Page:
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Bill Thayer

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Chapter 2

This webpage reproduces a Chapter of
The Secret History


published in the Loeb Classical Library,

The text is in the public domain.

This page has been carefully proofread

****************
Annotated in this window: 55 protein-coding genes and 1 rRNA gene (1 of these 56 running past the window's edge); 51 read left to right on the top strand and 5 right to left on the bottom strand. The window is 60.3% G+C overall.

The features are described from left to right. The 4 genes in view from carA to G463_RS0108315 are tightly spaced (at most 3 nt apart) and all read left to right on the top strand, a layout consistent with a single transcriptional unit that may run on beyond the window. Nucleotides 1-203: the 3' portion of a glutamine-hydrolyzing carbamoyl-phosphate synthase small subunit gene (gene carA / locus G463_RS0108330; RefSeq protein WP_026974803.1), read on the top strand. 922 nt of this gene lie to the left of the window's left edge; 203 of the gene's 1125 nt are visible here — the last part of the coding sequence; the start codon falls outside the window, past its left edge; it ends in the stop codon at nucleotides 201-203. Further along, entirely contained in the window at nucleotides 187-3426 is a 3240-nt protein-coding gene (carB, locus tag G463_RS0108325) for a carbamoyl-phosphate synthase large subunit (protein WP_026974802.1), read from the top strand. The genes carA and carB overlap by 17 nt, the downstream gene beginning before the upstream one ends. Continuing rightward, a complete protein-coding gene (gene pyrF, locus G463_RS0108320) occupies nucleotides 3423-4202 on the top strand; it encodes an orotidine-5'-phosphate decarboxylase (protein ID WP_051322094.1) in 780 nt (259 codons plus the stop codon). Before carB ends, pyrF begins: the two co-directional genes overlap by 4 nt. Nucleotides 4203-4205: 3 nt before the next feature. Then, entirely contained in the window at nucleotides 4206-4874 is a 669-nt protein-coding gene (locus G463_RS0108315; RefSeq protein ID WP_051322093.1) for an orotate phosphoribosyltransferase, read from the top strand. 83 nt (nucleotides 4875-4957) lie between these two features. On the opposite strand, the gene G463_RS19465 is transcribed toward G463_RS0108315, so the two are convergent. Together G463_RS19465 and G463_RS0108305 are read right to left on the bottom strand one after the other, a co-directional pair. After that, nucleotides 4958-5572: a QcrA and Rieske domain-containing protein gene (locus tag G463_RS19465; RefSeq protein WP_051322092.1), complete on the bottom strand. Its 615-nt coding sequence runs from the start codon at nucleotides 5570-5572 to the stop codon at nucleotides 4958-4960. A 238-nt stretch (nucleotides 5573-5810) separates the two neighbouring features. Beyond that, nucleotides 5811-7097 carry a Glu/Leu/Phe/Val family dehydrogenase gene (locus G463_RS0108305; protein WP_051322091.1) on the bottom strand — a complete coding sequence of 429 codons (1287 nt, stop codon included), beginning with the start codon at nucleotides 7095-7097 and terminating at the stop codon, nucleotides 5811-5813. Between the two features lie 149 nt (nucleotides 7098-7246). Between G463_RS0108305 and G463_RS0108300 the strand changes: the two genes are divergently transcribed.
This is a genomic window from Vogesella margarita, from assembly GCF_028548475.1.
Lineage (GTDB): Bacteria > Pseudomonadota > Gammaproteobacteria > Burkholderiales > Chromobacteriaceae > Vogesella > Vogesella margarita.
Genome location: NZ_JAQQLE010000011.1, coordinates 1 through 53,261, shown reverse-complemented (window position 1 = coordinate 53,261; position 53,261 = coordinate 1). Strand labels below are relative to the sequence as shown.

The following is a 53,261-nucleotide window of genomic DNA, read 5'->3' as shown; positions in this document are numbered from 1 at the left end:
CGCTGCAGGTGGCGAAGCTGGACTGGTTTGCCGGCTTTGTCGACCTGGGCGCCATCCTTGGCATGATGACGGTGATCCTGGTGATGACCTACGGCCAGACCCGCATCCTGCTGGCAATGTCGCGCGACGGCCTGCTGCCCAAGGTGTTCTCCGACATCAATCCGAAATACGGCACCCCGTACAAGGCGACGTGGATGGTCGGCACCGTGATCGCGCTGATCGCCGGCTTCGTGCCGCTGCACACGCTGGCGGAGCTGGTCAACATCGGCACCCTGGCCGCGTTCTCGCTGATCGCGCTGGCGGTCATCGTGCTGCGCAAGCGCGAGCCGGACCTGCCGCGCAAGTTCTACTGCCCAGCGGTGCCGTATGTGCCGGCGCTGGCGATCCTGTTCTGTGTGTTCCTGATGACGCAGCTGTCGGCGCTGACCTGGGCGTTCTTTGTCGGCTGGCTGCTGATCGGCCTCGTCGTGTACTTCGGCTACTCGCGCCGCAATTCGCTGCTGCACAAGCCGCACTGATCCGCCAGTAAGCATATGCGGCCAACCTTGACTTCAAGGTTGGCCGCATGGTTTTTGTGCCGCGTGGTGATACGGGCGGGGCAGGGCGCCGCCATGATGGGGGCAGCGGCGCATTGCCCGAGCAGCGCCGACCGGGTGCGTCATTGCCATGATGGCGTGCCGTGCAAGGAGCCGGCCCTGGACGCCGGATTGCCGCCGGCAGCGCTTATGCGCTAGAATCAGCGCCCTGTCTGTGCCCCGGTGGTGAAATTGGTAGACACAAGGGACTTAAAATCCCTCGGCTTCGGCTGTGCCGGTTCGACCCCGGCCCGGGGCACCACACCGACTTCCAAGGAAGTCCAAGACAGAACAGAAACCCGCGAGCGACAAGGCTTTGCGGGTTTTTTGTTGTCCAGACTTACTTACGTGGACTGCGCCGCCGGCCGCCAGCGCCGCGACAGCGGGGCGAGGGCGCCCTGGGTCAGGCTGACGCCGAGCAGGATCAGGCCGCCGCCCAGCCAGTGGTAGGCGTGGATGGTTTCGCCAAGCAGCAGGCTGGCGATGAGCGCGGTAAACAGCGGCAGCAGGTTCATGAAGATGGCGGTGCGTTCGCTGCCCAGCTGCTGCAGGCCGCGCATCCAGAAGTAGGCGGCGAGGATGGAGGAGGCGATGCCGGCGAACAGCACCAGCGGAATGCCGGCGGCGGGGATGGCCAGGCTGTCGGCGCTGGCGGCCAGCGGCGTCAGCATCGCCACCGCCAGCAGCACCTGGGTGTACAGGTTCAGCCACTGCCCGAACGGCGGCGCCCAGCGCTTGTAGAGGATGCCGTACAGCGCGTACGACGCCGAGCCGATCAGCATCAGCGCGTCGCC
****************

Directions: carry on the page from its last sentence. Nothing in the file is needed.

and I believe it to be free of errors.
If you find a mistake though,
please let me know!


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Chapter 4

The Anecdota
or Secret History

Chapter III